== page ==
Treadmills are pretty wonderful exercise machines, allowing us to sprint, jog, run and walk, all by selecting the options we want from the control panel when working out.
But one of the most underrated settings on a treadmill has to be the incline setting. Walking with the incline setting on your treadmill has a huge number of benefits such as helping you burn more calories when you walk and making the intensity harder.
So as we can learn more about walking with the incline setting on your treadmill, when to use the incline settings, the benefits it has and how to work out with it, we have put together an informative guide below which should answer all of your questions.
Before we can get into more about walking on an incline with your treadmill, let's understand what this incline setting is, to begin with.
Most modern treadmills come with an incline button on the display of your treadmill, these incline options will raise your treadmills to deck up to a percent that you have selected, therefore imitating walking on a real hill or slope outside.
You have control to raise or decline the incline as you work out which is controlled by the motor, most people recommend having the incline set on your treadmill at 1% any way to imitate real-life terrain, as it is never entirely flat outside.
Typically, a treadmill will have a limit of 10-15% which should be more than enough to get your sweat on, unless you want to be climbing your machine vertically.
Now we know what the incline setting on our treadmill does, we can get into the benefits of walking with on our machines and how we can use this option to our advantage in terms of muscle building and endurance.
We have listed out the advantages of walking with a treadmill set on the incline below.
Running on a treadmill when it's set to incline can make your run more life-like as we mentioned above, it can also add to the intensity and help your burn more calories, however, you should be realistic with the incline that you set on your machine.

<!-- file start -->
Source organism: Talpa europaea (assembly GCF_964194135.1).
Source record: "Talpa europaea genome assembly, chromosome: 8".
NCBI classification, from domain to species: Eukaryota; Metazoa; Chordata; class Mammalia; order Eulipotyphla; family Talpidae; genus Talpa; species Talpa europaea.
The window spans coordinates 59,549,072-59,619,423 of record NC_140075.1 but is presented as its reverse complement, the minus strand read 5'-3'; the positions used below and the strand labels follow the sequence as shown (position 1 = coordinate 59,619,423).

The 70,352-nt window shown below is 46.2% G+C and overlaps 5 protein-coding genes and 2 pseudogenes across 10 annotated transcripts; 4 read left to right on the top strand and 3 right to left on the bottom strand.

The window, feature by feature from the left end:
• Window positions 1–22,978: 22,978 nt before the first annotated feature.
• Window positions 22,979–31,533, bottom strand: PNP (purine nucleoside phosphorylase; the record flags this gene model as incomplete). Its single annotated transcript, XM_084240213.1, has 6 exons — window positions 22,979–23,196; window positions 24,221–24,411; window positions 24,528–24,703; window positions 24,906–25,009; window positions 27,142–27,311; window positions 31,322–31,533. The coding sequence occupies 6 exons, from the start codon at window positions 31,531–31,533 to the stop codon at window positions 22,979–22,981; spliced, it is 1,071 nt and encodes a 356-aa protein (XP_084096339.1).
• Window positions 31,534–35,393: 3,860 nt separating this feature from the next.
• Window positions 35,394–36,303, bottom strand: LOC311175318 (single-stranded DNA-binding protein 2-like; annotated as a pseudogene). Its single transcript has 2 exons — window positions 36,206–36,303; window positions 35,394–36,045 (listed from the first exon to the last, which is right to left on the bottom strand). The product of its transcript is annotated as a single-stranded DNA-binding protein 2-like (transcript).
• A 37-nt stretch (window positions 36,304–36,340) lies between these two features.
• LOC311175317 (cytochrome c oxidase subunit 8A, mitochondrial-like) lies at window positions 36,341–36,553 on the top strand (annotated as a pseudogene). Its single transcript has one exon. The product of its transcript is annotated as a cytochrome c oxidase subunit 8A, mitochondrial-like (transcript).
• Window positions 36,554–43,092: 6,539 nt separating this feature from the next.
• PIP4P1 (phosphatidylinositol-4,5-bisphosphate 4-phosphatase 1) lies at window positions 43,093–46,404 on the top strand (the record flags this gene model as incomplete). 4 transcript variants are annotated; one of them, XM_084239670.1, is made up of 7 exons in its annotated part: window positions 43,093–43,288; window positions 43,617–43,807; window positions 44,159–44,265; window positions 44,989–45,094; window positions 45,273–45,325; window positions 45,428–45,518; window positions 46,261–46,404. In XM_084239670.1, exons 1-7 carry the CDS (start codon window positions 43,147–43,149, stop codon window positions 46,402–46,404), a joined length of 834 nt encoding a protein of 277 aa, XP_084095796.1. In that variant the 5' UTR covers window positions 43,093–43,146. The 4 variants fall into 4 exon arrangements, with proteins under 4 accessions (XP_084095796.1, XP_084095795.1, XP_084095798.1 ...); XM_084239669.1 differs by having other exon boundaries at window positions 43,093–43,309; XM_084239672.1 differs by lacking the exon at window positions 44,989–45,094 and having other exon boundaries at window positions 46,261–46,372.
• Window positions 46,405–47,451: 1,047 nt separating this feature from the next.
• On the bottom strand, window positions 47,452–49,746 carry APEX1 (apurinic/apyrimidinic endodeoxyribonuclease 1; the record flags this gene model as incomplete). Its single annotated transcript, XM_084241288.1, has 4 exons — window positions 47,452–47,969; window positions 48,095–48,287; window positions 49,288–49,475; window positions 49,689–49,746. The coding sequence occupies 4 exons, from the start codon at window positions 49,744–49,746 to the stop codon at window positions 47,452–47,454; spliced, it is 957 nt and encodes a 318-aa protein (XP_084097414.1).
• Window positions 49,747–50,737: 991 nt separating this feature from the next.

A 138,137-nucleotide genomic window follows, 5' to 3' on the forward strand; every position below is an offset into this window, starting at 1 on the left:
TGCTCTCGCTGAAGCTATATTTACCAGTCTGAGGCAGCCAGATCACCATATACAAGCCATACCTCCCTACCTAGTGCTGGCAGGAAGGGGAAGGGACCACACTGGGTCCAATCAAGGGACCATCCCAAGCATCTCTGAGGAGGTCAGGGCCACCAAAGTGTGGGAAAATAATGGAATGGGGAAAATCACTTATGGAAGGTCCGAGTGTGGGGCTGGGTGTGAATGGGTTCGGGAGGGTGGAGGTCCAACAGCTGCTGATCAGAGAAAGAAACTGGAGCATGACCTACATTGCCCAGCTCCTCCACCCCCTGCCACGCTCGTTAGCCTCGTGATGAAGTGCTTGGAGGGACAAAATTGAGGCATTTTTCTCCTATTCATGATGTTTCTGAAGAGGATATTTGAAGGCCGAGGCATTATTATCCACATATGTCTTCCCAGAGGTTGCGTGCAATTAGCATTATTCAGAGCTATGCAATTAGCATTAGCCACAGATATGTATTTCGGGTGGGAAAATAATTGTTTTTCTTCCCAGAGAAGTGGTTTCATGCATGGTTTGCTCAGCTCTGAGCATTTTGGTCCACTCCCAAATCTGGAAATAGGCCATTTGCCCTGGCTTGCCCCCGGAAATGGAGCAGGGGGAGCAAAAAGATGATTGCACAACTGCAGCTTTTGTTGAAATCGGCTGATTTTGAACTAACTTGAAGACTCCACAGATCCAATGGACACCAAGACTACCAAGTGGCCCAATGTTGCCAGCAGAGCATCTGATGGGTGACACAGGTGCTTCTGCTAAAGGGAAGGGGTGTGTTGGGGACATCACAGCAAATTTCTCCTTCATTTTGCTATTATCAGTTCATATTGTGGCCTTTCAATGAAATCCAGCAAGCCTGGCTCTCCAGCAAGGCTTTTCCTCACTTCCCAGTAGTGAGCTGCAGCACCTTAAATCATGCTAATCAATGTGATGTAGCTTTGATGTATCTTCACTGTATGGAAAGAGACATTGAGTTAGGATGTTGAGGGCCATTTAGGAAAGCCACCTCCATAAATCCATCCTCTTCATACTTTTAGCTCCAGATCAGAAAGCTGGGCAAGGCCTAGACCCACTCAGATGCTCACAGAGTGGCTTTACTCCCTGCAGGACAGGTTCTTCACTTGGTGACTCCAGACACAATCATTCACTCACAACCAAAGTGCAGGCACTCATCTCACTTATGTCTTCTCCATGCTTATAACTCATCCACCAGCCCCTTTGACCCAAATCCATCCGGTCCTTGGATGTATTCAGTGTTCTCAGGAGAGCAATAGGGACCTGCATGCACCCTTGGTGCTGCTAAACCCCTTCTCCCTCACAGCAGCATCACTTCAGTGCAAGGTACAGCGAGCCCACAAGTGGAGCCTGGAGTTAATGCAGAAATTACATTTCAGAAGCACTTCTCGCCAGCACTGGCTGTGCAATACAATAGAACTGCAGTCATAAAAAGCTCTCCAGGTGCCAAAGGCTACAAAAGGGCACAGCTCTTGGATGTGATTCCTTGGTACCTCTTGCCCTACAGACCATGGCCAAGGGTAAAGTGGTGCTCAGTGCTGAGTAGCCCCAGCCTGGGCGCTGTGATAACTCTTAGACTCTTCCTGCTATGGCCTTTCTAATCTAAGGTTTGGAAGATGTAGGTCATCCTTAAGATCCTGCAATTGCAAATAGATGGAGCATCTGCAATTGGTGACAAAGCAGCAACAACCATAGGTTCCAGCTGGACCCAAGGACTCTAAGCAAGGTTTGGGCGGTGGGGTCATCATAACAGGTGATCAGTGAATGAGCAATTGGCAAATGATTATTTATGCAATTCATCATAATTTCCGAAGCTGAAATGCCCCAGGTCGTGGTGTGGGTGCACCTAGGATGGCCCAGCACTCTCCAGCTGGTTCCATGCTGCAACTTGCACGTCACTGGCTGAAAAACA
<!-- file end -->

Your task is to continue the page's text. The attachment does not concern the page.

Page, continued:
For example, running on a steep incline for more than a minute or two is not something you would do outside typically, so doing this on your treadmill can put stress on your joints and legs and potentially cause issues, stick to small inclines if you are running.
To use the incline setting on your treadmill, you simply press the incline button and raise it to the percentage you want. If it is your first time using the incline on your machine then you might want to start low and increase with 0.5% till you get to an incline which you are comfortable with.
Remember, you can always change the incline throughout your workout or focus on cardio then a burn out for your glutes and lower body at the end.
We have put together a basic pyramid incline workout for you to try on your treadmill below which is based on walking, this workout will get harder towards the middle, then get easier after you reach the peak of the intensity.
Please note all of this is done with a walking pace and is primarily for beginners, but you can apply this kind of style to a harder setting on your incline if you wish to give yourself a greater burn.
If you are running at a fast pace, we wouldn't recommend increasing the incline past 3% on your machine, doing so can cause some unwanted strain on your joints.
We would also recommend people who have joint issues such as hip flexor or knee problems stay away from the incline setting on a treadmill. Using an incline can put a fair amount of stress on these joints and could potentially make your condition worse.
Some of the more expensive treadmills out there may have a decline option on their machine, this decline will tilt the treadmill's deck down to around 3% maximum.
The aim of having a treadmill decline option is so as you would be able to simulate running or walking downhill, which many people want to feel as if they are having a real-world experience.